I fiddled with it some last winter, (the corporate) we were talking about how much the deck fans affect the reading of the combustor probe. There's a bunch of variables in there to try to control, but my observation is if the wood in the fire box is making smoke for the cat to eat you can run the deck fans as hard as you want and it wont make a hill of beans difference in the cat probe reading. OTOH when I have burnt all the smoke out of my wood and that cat probe is indicating how hot the charcoal in the box is making the block of metal, but the cat is just sitting there warm and idle, I can twist the deck fans up and unspool that combustor probe needle like a C130 in a complete stall.
     
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  23. Hardtopseadan

    Hardtopseadan
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    Yes that last 24 1/2 hour load left a coal bed big enough that I could separate out coals, empty ash, rake coals across front reload char and shut down within 30 minutes.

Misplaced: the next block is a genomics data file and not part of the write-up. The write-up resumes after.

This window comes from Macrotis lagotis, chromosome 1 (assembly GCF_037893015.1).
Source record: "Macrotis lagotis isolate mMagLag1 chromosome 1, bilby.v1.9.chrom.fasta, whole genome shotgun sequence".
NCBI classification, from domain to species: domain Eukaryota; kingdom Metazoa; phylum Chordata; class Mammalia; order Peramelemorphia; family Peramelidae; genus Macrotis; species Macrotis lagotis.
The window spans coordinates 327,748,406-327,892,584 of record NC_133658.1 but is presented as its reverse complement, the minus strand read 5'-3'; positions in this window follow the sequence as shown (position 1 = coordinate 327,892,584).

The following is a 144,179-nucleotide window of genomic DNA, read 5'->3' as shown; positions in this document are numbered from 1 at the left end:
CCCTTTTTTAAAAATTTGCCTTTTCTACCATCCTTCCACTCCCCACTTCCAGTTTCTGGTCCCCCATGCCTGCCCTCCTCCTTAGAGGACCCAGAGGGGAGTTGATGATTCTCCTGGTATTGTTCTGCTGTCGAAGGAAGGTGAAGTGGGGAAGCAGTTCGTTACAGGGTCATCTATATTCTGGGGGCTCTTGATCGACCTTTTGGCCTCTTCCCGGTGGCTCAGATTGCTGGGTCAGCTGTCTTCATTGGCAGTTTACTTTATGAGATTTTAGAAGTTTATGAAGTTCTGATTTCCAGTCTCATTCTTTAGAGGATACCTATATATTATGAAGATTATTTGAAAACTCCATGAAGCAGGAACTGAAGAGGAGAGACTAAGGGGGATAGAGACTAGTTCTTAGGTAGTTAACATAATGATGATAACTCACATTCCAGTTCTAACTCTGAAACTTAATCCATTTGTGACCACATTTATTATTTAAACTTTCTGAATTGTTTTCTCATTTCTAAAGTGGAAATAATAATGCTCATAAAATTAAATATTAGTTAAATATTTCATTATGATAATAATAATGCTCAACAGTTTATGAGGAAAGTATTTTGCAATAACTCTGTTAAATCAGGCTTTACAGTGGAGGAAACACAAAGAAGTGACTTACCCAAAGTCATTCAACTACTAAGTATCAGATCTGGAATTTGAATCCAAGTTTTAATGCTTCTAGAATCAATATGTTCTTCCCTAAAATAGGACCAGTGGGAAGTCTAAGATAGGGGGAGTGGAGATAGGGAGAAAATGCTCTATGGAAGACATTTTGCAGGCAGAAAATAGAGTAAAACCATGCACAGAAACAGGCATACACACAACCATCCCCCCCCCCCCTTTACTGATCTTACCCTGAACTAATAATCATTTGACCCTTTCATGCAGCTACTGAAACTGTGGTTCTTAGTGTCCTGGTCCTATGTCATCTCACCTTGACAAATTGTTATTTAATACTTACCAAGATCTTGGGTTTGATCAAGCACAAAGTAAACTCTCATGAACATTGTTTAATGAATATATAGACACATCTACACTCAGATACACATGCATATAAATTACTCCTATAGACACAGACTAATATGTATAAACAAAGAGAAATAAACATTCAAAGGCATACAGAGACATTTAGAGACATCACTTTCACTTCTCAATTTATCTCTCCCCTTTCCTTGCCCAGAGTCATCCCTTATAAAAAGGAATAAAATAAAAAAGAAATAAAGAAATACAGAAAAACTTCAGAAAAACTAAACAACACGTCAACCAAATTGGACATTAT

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  24. Hardtopseadan

    Hardtopseadan
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    And the cat gague never went inactive.

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  25. Ashful

    Ashful
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    It’s 24 MBTU per cord for oak vs 13 MBTU per cord for eastern white pine. The Lodgepole you get out west 15 MBTU. Oak takes no longer to process than pine, so it makes zero sense to even touch the pine, unless it’s really your only option, or you’re looking for an excuse to spend more time outdoors processing wood. It would take a metric buttload if pine each year, to generate even an average 100-150 MBTU, let alone what I’m using.

    When processing time is something you value, the best answer is always the wood with highest BTU per cord. That’s all I was saying. If you’re buying, and in a location where hardwoods are less plentiful, then I see your point.